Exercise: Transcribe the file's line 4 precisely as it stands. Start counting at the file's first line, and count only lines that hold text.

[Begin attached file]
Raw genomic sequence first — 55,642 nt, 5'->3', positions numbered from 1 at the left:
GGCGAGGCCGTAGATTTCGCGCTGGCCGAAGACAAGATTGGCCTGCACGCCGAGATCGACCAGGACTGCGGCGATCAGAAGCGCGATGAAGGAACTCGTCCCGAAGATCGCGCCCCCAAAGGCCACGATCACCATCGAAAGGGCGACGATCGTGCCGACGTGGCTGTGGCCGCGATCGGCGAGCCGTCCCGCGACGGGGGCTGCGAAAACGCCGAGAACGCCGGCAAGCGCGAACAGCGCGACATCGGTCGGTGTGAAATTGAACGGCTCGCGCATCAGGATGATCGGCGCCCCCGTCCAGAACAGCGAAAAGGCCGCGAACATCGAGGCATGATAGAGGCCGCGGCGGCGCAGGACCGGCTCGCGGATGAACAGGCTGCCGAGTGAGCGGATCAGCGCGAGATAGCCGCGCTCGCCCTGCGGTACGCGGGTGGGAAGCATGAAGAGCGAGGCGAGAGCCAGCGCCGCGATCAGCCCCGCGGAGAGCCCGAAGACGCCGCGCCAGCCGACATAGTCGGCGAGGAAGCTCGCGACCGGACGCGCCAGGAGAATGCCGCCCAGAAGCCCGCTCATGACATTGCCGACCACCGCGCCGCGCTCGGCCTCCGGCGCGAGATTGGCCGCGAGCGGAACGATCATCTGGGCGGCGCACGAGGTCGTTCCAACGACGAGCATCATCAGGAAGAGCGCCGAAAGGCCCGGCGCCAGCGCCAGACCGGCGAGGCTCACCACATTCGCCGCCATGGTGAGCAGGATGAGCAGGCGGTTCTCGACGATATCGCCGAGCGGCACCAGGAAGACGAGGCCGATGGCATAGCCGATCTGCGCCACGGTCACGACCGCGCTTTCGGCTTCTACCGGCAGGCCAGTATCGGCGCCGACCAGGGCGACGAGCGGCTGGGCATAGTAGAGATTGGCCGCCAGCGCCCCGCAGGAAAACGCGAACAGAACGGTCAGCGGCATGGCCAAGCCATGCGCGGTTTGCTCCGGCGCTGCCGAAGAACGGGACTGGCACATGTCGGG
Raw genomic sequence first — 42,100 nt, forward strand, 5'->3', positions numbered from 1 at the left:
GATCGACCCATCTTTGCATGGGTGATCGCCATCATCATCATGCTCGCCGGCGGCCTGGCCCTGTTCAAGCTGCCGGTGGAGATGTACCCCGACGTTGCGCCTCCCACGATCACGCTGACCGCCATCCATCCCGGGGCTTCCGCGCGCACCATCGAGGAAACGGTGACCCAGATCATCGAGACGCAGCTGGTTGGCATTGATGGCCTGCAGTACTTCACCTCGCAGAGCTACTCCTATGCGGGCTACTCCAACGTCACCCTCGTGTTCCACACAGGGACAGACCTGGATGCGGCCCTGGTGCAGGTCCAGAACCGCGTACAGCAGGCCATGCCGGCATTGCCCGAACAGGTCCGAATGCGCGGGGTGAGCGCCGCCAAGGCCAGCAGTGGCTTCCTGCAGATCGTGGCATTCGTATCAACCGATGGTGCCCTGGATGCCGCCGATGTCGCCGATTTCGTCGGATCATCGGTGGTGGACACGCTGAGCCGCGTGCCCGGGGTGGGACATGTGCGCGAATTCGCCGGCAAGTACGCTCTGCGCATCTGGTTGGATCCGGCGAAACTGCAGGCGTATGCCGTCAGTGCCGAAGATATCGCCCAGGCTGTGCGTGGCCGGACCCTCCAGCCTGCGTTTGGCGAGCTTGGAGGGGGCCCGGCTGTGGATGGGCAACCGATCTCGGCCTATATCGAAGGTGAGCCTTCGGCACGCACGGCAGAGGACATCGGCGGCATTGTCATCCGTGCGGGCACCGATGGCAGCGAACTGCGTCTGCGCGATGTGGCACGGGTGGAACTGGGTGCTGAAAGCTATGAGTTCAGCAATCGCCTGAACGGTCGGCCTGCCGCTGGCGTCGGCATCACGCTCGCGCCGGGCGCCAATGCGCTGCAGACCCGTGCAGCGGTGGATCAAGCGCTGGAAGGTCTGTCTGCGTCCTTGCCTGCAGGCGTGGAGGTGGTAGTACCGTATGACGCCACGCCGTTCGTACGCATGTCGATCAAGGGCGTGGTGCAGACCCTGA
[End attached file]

GATCGACCCATCTTTGCATGGGTGATCGCCATCATCATCATGCTCGCCGGCGGCCTGGCCCTGTTCAAGCTGCCGGTGGAGATGTACCCCGACGTTGCGCCTCCCACGATCACGCTGACCGCCATCCATCCCGGGGCTTCCGCGCGCACCATCGAGGAAACGGTGACCCAGATCATCGAGACGCAGCTGGTTGGCATTGATGGCCTGCAGTACTTCACCTCGCAGAGCTACTCCTATGCGGGCTACTCCAACGTCACCCTCGTGTTCCACACAGGGACAGACCTGGATGCGGCCCTGGTGCAGGTCCAGAACCGCGTACAGCAGGCCATGCCGGCATTGCCCGAACAGGTCCGAATGCGCGGGGTGAGCGCCGCCAAGGCCAGCAGTGGCTTCCTGCAGATCGTGGCATTCGTATCAACCGATGGTGCCCTGGATGCCGCCGATGTCGCCGATTTCGTCGGATCATCGGTGGTGGACACGCTGAGCCGCGTGCCCGGGGTGGGACATGTGCGCGAATTCGCCGGCAAGTACGCTCTGCGCATCTGGTTGGATCCGGCGAAACTGCAGGCGTATGCCGTCAGTGCCGAAGATATCGCCCAGGCTGTGCGTGGCCGGACCCTCCAGCCTGCGTTTGGCGAGCTTGGAGGGGGCCCGGCTGTGGATGGGCAACCGATCTCGGCCTATATCGAAGGTGAGCCTTCGGCACGCACGGCAGAGGACATCGGCGGCATTGTCATCCGTGCGGGCACCGATGGCAGCGAACTGCGTCTGCGCGATGTGGCACGGGTGGAACTGGGTGCTGAAAGCTATGAGTTCAGCAATCGCCTGAACGGTCGGCCTGCCGCTGGCGTCGGCATCACGCTCGCGCCGGGCGCCAATGCGCTGCAGACCCGTGCAGCGGTGGATCAAGCGCTGGAAGGTCTGTCTGCGTCCTTGCCTGCAGGCGTGGAGGTGGTAGTACCGTATGACGCCACGCCGTTCGTACGCATGTCGATCAAGGGCGTGGTGCAGACCCTGA